More information about accessing the software will be sent out in mid February. You will receive an email with additional information through the OIA mailing list. Updates on software availability and access will also be posted on this page.

Do I have to use this software?

You are not required to use the tax filing software OIA provides. In addition to using the software we provide, you could also use a different tax filing software for non-residents (such as Glacier or Sprintax) or go to an accountant or tax expert who specializes in foreign national tax (most don't). You could also file by hand on your own, but that is not recommend unless you are experienced with taxes and very knowledgeable about U.S. tax laws. As a non-resident for tax purposes, you will not be able to use tax software that is for residents (e.g. TurboTax)

If you don’t use the software, you will need to complete Form 1040NR or 1040NR-EZ and IRS Form 8843 on your own, or hire a tax attorney experienced in international tax matters.

Important note: These FAQs were created for our international population by an outside expert in foreign-national tax filing. OIA does not have tax experts and therefore cannot, by law, answer specific tax questions or help you prepare your tax forms. Ultimately, it is your responsibility to meet your tax obligations and do so accurately.

Q. I received taxable income. Do I Need an ITIN or SSN to file a Tax Return?

A. Yes. If you are a non-resident for tax purposes and received taxable income last year, you will require a tax ID number (SSN or ITIN) to file a tax return. This is the case whether you are filing with the software or filing a different way.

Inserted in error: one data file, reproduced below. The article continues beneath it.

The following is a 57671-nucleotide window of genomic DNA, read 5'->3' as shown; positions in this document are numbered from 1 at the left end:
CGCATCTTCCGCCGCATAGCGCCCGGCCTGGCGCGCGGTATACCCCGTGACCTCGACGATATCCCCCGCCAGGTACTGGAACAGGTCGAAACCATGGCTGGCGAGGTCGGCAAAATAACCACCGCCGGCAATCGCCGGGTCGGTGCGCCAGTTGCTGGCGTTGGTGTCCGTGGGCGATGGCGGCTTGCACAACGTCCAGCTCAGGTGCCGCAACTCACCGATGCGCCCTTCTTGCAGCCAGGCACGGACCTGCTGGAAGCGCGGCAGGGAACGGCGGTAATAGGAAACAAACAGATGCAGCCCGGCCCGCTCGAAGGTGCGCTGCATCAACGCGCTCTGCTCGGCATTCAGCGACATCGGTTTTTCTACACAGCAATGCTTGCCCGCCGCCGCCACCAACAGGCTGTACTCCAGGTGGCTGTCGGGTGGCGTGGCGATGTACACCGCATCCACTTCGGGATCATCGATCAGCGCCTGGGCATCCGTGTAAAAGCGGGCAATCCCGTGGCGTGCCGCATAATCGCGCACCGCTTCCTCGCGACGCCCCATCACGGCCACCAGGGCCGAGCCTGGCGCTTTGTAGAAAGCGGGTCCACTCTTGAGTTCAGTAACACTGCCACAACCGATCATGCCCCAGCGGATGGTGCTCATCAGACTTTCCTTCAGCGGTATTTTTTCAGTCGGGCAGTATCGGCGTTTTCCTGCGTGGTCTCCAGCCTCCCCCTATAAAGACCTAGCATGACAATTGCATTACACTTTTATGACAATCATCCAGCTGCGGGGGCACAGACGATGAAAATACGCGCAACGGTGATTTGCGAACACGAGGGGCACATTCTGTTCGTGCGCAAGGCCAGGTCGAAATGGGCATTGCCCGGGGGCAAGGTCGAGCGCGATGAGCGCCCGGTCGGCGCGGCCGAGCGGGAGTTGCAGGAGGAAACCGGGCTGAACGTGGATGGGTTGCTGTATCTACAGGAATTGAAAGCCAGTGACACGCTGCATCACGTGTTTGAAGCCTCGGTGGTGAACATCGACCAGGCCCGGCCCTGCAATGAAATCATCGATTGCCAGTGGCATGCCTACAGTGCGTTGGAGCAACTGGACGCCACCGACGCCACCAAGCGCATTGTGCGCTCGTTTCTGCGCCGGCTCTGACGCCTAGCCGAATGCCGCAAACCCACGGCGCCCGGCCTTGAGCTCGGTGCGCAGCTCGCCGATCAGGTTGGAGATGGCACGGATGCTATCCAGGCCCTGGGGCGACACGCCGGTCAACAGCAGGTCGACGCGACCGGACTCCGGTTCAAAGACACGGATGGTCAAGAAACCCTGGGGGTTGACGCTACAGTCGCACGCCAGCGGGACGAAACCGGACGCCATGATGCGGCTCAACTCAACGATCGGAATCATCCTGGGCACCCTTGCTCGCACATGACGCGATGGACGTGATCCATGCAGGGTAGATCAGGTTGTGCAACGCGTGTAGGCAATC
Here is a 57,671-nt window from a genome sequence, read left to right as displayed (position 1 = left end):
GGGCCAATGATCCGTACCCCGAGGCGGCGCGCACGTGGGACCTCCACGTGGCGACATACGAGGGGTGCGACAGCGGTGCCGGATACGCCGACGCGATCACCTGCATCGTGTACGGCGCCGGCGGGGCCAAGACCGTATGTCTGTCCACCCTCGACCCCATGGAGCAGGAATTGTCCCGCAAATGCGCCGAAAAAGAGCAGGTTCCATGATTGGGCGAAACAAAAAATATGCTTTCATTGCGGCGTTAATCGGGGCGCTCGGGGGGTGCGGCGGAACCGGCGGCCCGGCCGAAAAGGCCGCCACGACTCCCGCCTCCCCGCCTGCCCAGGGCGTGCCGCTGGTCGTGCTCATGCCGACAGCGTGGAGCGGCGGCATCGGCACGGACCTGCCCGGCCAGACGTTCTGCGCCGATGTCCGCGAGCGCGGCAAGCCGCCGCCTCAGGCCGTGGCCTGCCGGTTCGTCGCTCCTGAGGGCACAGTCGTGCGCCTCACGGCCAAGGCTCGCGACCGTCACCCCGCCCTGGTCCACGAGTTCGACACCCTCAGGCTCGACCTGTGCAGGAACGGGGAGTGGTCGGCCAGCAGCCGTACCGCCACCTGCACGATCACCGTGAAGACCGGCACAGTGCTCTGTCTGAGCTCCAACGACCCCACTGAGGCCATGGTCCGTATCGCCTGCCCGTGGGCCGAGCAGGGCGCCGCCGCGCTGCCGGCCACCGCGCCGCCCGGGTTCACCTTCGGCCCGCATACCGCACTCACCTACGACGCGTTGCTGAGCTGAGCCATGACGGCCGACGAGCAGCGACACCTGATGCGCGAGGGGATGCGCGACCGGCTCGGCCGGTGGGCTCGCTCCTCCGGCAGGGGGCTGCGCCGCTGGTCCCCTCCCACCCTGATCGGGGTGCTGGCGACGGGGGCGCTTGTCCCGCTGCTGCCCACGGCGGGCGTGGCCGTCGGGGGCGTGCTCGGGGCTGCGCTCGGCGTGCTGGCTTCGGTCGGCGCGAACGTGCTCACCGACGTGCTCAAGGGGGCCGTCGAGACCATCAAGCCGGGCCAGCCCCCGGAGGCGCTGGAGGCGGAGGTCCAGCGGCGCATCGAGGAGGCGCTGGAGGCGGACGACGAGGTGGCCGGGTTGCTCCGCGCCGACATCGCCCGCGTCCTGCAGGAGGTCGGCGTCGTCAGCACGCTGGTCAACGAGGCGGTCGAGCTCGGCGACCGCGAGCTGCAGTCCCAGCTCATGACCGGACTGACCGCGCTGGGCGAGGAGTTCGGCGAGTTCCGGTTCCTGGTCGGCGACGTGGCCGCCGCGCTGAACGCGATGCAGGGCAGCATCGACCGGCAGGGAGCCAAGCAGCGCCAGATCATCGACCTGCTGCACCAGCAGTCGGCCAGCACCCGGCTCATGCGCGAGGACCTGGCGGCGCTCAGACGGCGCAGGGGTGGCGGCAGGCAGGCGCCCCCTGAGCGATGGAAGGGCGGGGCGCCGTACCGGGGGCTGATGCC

Q. Taxes were already taken from my paycheck/award during the year. Do I still have to pay taxes or file a tax return?

Yes. If you received taxable income during the previous year—even if taxes have already been deducted from your paycheck—you must file a tax return. Whether or not you have additional taxes to pay will depend on your individual filing (what you paid during the year vs. what you should have paid). You can review why you have to file a return to get an overview of the process.

Q. Can OIA help me review my forms or answer my tax questions?

No. Advisers in OIA are not tax experts and cannot legally advise on individual tax issues, answer tax questions, or review documents.

Q. My ITIN application is pending. What if I don't get the ITIN in time?

A. If you received taxable income last year, you will need a tax ID to file your tax return. If you've since received an SSN, you will use the SSN on the tax return instead of your ITIN. If you do not have an SSN and will not have your ITIN before the filing deadline, you can apply for a filing extension through the IRS.

Q. I am a nonresident for tax purposes; can I file a federal tax electronically?

A. Yes. For the 2016 filing year, the IRS has indicated that non-residents will be able to file electronically. However, no additional information with details about the process has been provided by the IRS.

Q. What is the deadline for tax filing?

A. For 2016 tax returns, the deadline is April 18, 2017. This means the forms must be post-marked by this date. The IRS does not have to receive the documents by this date.

If you did not receive any taxable income (i.e. are not filing a ful tax return), the deadline to submit your form 8843 is June 1.

Q. Do I need to turn anything in to OIA?

No. Your filing responsibility is between you and the IRS. You must mail all necessary documents to the IRS directly. OIA is not involved in the process and does not need copies of any of your tax documents.

Q. Will I get a notification that my tax returns was received or processed by the IRS?